Veteran And Former Student Brings Action
Defendants Accused Of False Certifications Of Student Mix
Former Student To Receive $1.125 Million Reward
Millions of Americans who served in the military have over the years have received money for further schooling from the “GI Bill”, which was expanded after 9/11. Like any government programs there are compliance requirements for payments under the GI Bill, and also, like other government programs – an opportunity for fraud. Knowingly submitting false certifications of compliance with GI Bill regulations may violate the False Claims Act. See False Claims Act (FCA), 31 U.S.C. §§ 3729 et seq. Individuals with knowledge of this kind of fraud, often employees or former employees of the offending contractor, may bring an action (called a “qui tam” case) on behalf of the government for the fraud perpetrated against the government. Rewards for the individuals (referred to as “relators”) bringing the actions can equal 15-30% of the amount recovered. 31 U.S.C. § 3730(d). If you have credible information for a false claims whistleblower case on behalf of the federal government in Los Angeles or elsewhere in California, call us today at (415)441-8669 and we can help. Our toll-free number is 1-888-50EVANS (888-503-8267).
Training Company And Community College Settle False Claims Allegations
In one recently settled case, a private helicopter flight instructor training company, and a community college have agreed to pay $7.5 million to resolve allegations that they violated the False Claims Act by making false statements to the U.S. Department of Veterans Affairs (VA) in connection with the helicopter flight instructor training program which the two institutions ran jointly. The VA provided financial assistance as part of the Post-9/11 GI Bill to veterans taking classes at the two institutions’ helicopter flight instructor program. The United States alleged that from 2013 to 2018, defendants made or caused to be made false statements to the VA regarding enrollment in the UHI-DC3 helicopter flight instructor program in order to obtain VA funding. Defendants have agreed to pay $7,500,000 to settle these allegations.
As part of the Post-9/11 GI Bill program, the VA provides tuition and fee payments directly to qualifying schools on behalf of eligible veterans. To qualify for the program, among other things, a school is required to certify to the VA that no more than 85 percent of the students for any particular course are receiving VA benefits. This requirement, commonly referred to as the “85/15 Rule,” is intended to prevent abuse of Post-9/11 GI Bill funding by ensuring that the VA is paying fair market value tuition rates since at least 15 percent of the enrolled students would be paying the same rate with non-VA funds. The settlement resolves allegations that the defendants violated the 85/15 Rule by false certifications of the percentage on non-VA students.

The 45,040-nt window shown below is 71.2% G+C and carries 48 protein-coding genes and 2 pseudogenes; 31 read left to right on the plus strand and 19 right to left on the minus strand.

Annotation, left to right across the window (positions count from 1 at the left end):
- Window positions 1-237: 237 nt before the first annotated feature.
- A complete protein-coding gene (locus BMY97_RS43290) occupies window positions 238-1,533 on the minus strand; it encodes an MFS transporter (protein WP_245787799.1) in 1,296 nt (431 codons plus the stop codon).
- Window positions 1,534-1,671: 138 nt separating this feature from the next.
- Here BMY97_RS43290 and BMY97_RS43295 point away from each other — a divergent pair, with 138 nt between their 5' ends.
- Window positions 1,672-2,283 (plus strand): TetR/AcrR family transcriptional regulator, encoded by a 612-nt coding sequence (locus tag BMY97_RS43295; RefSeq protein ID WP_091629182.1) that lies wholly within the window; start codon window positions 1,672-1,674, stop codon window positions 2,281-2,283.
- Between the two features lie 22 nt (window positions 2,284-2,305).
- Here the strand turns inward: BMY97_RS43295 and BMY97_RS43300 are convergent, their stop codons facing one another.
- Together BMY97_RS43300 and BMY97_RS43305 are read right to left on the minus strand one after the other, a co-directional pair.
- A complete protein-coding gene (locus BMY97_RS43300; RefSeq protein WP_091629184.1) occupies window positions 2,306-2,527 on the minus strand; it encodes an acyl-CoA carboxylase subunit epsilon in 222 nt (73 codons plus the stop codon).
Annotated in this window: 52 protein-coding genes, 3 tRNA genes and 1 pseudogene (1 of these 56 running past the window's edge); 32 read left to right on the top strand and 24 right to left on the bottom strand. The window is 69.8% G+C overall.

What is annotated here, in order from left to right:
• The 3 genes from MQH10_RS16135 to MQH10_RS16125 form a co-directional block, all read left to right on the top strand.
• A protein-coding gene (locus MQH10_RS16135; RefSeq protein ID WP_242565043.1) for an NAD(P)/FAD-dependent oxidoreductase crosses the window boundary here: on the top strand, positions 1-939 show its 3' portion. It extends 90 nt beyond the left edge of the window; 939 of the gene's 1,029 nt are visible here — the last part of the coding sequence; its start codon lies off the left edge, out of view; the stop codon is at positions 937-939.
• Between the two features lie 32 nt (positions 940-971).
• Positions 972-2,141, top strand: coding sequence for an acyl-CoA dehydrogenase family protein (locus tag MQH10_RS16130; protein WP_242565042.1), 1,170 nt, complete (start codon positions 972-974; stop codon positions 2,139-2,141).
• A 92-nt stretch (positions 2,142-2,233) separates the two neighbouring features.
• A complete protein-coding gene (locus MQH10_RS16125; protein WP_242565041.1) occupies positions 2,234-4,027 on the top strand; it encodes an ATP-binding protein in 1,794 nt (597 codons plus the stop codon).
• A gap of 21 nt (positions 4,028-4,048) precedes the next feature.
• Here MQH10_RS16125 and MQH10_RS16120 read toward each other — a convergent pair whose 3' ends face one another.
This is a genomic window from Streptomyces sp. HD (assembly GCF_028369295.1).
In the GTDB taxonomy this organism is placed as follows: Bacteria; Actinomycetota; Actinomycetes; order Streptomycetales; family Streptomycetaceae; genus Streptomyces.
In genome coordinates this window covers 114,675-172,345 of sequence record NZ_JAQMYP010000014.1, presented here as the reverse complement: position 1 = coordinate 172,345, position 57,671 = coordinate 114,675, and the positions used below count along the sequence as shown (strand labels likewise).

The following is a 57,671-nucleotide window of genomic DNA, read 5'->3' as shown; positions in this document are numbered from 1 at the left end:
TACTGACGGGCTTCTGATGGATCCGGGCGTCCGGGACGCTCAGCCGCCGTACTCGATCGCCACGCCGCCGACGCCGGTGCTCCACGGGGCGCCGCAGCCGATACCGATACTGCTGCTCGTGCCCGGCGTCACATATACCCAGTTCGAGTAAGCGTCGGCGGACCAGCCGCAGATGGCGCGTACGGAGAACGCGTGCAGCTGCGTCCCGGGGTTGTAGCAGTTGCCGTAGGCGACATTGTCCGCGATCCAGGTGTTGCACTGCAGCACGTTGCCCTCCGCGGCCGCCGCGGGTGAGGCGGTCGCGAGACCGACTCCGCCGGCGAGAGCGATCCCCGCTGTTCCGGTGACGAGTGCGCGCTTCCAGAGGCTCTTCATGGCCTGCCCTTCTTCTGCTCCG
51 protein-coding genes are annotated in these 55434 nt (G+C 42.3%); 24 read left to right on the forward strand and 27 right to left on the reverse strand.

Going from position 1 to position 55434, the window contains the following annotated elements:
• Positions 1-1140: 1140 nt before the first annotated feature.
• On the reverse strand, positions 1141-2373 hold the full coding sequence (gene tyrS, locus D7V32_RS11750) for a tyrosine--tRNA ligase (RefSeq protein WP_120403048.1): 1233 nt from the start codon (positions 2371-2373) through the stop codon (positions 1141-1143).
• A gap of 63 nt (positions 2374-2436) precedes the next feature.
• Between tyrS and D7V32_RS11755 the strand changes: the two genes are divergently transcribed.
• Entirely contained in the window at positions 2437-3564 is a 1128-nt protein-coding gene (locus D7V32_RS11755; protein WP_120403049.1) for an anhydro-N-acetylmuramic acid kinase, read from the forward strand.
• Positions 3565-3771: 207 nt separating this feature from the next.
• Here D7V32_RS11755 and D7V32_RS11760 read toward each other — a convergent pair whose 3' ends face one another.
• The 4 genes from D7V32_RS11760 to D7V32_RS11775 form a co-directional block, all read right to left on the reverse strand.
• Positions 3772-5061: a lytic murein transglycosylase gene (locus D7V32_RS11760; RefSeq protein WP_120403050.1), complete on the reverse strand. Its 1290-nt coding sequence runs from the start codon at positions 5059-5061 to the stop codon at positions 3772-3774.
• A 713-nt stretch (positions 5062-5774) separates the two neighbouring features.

Fundamentals Of A Qui Tam Case
The reported case was brought by a former student who will receive a $1.125 million reward. Qui tam cases begin with filing a complaint in the federal district court where the allegedly fraudulent conduct occurred. 31 U.S.C. § 3730(b). The complaint is filed under seal. The government has sixty days to review the allegations and decide whether to intervene. This review period can be extended. If the government decides to intervene, the government essentially takes over the litigation. 31 U.S.C. § 3730(c). If the government decides not to intervene, the relator has the right to continue the litigation on his or her own. If the relator continues the litigation alone, he or she receive a larger percentage of the amount the government eventually recovers. 31 U.S.C. § 3730(d). The relator may also pursue claims for wrongful retaliation against the defendant if the relator was fired or demoted as a result of blowing the whistle. 31 U.S.C. § 3730(h).
Ingrid M. Evans can be reached at (415) 441-8669, or by email at <a href=”mailto:firstname.lastname@example.org”>email@example.com</a>. Our toll-free number is 1-888-50EVANS (888-503-8267). In addition to whistleblower cases under the FCA, Ingrid handles bank fraud whistleblower cases under FIRREA/FIAFEA, commodity trading and securities fraud under the Commodities Futures Trading Commission Whistleblower Program and the Securities and Exchange Commission Whistleblower Program, and tax fraud under the Internal Revenue Service Whistleblower Program.
 Evans Law Firm, Inc. was not involved in the reported case in any way. The qui tam case is captioned United States ex rel. Rowe v. Dodge City Community College, et al., No. 18-cv-01113-TC-GEB (D. Kan.).